Trains, pipelines and disasters

Every time I think of what happened in Lac-Mégantic, I have a hard time getting past the sense of total grief that a beautiful little town should have been victim of such a random, devastating and shocking event. It can really only be compared to a town being suddenly, inexplicably bombed in peacetime.

I live in a similar peaceful, pretty, small community. Sidney-by-the Sea is an idyllic spot on southern Vancouver Island (population 10,000), but here, as everywhere else in Canada, we feel as though there has been a death in the family. One of my Rotary friends, who is also on Sidney Council, Kenny Podmore, emailed yesterday to ask for my help as he organizes a fundraiser for Lac-Mégantic for the Monday of the Labour Day weekend. I am so grateful to have a positive, useful way to try to help that wounded community, with its heart ripped out for all the world to see.

Media pundits are busy saying what politicians should and shouldn’t say in times of crisis. I have a hard time faulting Tom Mulcair for saying what seems rather obvious. The legality of leaving that train, unattended, engine on, with 74 railcars full of light crude oil, perched in a spot where should brakes fail, gravity and momentum would send the train barrelling into the community below, was specifically approved by Transport Canada. It is far too early to know all the answers, but I think common sense dictates that some observations are obvious. The failure of the federal government under Stephen Harper’s watch is one of them.

But many other relatively disconnected points come to me and I want to share some of the ones that also (at least to me) fall in the category of blazingly obvious.

  • Pipeline proponents were jarringly quick to try to claim advantage for the pipeline debate. Their opportunism was in poor taste, but also was wrong. As far as I know, no one is proposing a pipeline from North Dakota to New Brunswick.  So opposing the Keystone or Enbridge projects has no bearing on that accident along that route.
  • Trains are generally speaking a very safe way to transport goods – as long as they are properly regulated.  On a percentage basis, pipelines have far more accidents (leaks) than trains.  True, no pipeline accident with bitumen and diluents (dilbit) or with crude or processed oil, could have an accident with so much immediate loss of life.  But that is not actually an argument for pipelines.  It is an argument for regulating pipelines and trains so that the risk of accident is reduced.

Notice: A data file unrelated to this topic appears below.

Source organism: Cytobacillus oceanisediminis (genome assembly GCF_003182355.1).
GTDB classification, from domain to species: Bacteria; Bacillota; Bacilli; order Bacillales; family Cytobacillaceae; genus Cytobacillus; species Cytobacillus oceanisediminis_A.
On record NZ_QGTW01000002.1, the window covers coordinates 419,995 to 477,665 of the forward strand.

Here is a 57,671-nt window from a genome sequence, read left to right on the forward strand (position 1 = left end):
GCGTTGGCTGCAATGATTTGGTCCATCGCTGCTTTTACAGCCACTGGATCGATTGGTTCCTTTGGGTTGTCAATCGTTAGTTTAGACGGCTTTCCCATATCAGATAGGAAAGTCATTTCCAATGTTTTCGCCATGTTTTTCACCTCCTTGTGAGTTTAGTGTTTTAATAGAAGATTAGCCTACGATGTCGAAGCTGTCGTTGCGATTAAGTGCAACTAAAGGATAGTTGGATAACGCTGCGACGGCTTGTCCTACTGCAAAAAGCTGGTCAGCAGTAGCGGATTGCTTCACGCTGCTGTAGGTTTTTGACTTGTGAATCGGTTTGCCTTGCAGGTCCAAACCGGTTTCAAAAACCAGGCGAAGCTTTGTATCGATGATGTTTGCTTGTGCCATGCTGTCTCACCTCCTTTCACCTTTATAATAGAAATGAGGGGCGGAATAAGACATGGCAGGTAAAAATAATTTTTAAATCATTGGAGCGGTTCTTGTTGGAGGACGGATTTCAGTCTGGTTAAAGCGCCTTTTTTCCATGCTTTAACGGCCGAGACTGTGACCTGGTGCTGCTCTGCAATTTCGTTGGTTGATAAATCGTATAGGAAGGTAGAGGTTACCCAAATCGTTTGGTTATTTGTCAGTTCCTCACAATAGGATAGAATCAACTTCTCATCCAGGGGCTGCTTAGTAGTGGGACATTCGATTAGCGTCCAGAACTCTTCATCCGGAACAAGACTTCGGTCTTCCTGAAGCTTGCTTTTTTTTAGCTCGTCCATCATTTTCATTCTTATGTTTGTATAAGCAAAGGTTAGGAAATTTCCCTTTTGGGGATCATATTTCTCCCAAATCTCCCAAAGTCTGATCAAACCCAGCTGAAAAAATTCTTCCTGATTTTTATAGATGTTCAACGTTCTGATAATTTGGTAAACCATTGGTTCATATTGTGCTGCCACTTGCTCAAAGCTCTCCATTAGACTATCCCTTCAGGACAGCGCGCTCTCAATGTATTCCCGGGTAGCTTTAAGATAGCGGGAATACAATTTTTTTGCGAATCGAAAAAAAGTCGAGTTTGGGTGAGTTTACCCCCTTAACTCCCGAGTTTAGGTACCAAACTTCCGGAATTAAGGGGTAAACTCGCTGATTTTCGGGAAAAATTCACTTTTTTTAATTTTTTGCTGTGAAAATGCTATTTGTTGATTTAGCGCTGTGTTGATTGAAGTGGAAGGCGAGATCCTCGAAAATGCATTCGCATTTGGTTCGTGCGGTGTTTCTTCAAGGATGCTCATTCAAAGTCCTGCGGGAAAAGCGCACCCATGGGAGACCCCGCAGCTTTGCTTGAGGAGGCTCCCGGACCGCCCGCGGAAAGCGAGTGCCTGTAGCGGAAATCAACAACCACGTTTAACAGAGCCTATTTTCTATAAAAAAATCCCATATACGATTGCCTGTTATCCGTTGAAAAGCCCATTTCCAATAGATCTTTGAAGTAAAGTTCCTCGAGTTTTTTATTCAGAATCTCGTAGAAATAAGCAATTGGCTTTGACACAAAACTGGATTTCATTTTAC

• Municipal governments have a right to know what is moving through their towns.  Hazardous cargo should never be left unattended and should be (as far as is possible) diverted from town centres.
  • It strikes me as bizarre that when discussing terrorist threats no scenario is so far-fetched that law enforcement and the public purse should not be engaged to avert miniscule risks.  But in our day to day lives, more probable and larger risks are ignored because they fall under an area of economic-profitability.
  • The mania against regulation – the call for stream-lining and fast-tracking and industry self-regulation (across many fields and not just rail transport)  – needs to be replaced with a commitment to public safety and environmental protection.
  • Leaking pipelines can constitute their own brand of disaster in loss of life and livelihood.  The fact that pipelines cannot convert themselves into rolling bombs, but instead can destroy a river or farm through leaking noxious contaminants doesn’t make the latter an acceptable option.

The inquiry will take some time. The levels of liability, negligence, issues of criminal negligence, are all issues to be determined.  As the investigation is into a crime, there is the possibility of criminal charges and jail time.  An investigation of this magnitude needs to be respected.  No one should jump to conclusions.  However, sometimes the conclusions leap out on their own and to ignore them is to practice a level of politically-correct speech that defies common sense.